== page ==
Empowering Financial Advisers to Provide Affordable Advice
Over the last few years, there has been a lot of hype about Robo Advice and AI in the delivery of advice in the field of financial planning. The aim has been to provide affordable advice.
None of these products have been a runaway success.
In general, it is conceded that an investment platform providing Robo Advice is an efficient means of getting started in choosing investment products. In recent years, Robo Advisers have also been using more complex AI to recommend a specific risk profile based on information provided by the client, their income, and current assets.
However, they do not offer a platform where a holistic approach can be taken where both lifestyle and investment goals can be considered in one space. The report is more likely to be a set of graphs showing the predicted growth over a period of time, based on long-term averages and uniform investing over that period of time.
Robo Advice is limited for either the DIY investor or the Financial Adviser who needs to include a much wider range of products and lifestyle considerations.
The Australian Government is committed to making financial advice affordable.
The consensus by the financial advice industry is that it costs the adviser $1,000 in compliance costs before any conversation can commence with a consumer. This cost immediately removes advice from a professional as a choice for any consumer.
Senator Hume has stated that the government is reviewing the current complexity of compliance requirements and the government plans to address this issue. The Government wants financial advice to be affordable for the average consumer. Unfortunately, the time frames seem to be listed in “years” rather than “months”.
Investment Trends recently stated that two in five Australians think financial advice is not affordable.
Financial Advice: What Consumers Really Think
In August 2019, ASIC released Report 627. The report summaries some preliminary research commissioned by ASIC to establish what consumers really think about financial advice.
Overall Demand for Advice
The survey found that
- 27% of Australians had received financial advice in the past
- 12% of Australians had received financial advice in the last 12 months (Group A)
- 41% of Australians intended to get financial advice in the future
- 25% of Australians intended to get financial advice in the next 12 months (Group B)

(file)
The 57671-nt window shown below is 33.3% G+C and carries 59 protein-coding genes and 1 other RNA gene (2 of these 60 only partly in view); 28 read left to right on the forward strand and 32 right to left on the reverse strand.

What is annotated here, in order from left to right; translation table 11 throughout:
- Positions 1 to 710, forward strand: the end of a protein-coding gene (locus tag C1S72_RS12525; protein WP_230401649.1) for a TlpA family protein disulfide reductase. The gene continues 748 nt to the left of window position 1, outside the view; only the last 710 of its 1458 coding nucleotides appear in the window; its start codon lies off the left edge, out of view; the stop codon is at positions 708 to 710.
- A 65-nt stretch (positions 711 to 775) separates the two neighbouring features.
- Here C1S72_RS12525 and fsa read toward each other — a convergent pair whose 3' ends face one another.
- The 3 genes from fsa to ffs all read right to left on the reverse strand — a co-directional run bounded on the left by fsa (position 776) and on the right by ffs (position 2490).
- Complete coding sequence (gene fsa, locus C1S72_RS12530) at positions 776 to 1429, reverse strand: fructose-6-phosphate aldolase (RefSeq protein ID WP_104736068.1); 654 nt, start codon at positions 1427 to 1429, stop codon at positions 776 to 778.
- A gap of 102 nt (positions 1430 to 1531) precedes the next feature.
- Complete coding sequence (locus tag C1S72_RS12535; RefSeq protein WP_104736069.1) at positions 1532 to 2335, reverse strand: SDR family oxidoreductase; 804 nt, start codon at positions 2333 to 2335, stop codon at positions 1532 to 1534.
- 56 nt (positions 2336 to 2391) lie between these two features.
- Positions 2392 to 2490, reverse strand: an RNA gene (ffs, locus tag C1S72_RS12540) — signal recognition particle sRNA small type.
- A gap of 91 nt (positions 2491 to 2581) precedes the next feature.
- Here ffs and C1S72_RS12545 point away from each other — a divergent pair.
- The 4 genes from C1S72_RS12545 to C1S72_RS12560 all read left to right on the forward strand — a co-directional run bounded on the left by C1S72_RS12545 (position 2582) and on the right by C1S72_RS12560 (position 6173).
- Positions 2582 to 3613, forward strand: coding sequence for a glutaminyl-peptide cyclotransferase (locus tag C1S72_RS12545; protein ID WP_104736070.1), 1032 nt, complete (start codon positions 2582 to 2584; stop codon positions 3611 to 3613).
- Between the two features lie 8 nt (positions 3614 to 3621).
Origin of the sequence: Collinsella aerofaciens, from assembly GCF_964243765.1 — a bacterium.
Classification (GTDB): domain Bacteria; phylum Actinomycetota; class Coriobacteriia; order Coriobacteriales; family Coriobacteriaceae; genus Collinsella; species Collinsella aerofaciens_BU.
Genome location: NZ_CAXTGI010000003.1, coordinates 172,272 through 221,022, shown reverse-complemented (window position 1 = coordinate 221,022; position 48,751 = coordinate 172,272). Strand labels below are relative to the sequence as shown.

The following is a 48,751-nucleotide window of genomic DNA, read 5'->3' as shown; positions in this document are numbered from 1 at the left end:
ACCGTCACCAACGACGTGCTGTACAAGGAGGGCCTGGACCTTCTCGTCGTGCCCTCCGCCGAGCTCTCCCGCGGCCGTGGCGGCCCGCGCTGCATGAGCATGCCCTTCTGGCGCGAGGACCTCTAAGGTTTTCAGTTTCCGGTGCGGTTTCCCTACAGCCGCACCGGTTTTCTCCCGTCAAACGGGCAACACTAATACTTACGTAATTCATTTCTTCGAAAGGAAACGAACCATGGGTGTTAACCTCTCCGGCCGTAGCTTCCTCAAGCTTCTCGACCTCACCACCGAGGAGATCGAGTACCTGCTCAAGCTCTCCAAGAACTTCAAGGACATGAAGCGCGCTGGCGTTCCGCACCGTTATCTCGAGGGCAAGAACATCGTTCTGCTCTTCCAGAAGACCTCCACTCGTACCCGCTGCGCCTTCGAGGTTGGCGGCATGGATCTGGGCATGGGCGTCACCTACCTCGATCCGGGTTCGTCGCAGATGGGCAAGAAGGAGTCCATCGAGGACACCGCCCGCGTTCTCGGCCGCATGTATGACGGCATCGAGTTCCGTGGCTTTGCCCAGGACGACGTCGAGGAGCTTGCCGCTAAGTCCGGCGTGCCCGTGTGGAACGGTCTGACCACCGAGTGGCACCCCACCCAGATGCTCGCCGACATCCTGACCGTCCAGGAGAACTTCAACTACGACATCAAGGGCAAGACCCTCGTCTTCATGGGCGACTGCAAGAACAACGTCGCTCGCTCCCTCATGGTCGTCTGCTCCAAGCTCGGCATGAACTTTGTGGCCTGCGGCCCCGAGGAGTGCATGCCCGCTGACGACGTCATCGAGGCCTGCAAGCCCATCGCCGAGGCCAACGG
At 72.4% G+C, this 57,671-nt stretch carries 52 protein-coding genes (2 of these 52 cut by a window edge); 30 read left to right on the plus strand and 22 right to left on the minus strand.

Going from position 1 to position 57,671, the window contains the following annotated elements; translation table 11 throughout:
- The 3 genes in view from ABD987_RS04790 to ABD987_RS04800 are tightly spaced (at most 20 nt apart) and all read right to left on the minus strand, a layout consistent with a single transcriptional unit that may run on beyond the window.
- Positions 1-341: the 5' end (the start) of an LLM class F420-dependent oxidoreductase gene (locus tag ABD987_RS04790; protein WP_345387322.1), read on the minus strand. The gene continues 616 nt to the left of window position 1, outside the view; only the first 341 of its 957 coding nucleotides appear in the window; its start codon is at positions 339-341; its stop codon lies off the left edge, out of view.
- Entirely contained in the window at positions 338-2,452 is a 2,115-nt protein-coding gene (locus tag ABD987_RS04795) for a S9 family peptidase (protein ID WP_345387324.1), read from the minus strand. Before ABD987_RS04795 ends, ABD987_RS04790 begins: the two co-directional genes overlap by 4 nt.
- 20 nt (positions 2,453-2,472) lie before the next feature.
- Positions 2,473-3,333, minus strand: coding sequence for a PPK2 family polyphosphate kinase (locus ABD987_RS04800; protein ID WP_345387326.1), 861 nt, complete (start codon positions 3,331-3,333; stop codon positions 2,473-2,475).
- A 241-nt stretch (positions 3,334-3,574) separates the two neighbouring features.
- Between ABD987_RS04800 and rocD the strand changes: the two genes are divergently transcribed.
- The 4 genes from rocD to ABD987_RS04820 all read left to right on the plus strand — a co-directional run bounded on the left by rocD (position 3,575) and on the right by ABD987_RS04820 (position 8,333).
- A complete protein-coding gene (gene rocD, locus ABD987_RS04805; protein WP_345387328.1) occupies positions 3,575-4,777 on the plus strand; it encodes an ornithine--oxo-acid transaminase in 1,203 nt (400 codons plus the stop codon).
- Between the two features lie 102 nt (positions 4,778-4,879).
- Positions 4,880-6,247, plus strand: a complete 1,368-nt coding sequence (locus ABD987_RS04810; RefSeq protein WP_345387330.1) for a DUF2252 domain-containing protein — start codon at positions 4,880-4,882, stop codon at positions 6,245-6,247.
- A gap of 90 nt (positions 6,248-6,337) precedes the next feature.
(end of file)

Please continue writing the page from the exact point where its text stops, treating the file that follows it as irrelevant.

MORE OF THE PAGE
- 20% of Australians intended to get financial advice in the last 12 months but had not gone ahead. (Group C)
According to the Australian Bureau of Statistics, 2016 Census QuickStats there were approximately six million families. Assuming that four million of these families are in the target range of requiring financial advice this, equates to
- 1,000,000 families intend to get advice in the next 12 months (Group B)
- 800,000 families intended to get advice in the last 12 months but did not proceed (Group C)
Extrapolating from these figures some could assume that of the million families planning to seek advice only 200,000 families or 20% proceeded to get advice.
I believe there are many reasons why these 800,000 families did not proceed, with the cost of advice together with the format of the advice being major reasons for the failure of so many families to proceed with getting advice.
The survey found these are the key characteristics of consumers who intend to get advice in the next 12 months. However, the survey indicates that 80% of these people will not proceed with getting advice.
Seeking advice on Budgeting and Cash Flow Management
An interesting result was that of all Australians who want advice, 20% are seeking advice on Budgeting or Cash Flow Management.
200,000 families want this simple advice on budgeting and cash flow in the next 12 months – that’s a lot of new clients with very simple advice needs
Financial Mappers allows the provision of this affordable advice, together with Financial Literacy Program in a 5-year plan that should take less than one hour to create, where the consumer completed the digital Fact Find in Financial Mappers.
ASIC found these were the consumer perceptions of the benefits of receiving financial advice.
ASIC found the three top barriers to not getting advice were:
- Too expensive
- Financial circumstances are too small
- Like to manage their finances as DIY investors.
Simply “Not getting around to it” was quoted as 24% for Group B and 38% for Group C.
Young investors are going digital – Advisers need to adapt
Greg Iacurci published in October 2020, an article, Young investors are going digital. Financial advisors need to adapt with them.
The key points were:
- Millennials are twice as likely as some older investors to consider using a robo-advisor, according to a recent Vanguard survey.
- Millennials and Generation Z have largely grown up in a tech-laden world. They’re also more likely to want financial advice in the age of Covid-19
- Many want advice beyond investments and prefer coupling digital help with a human advisor.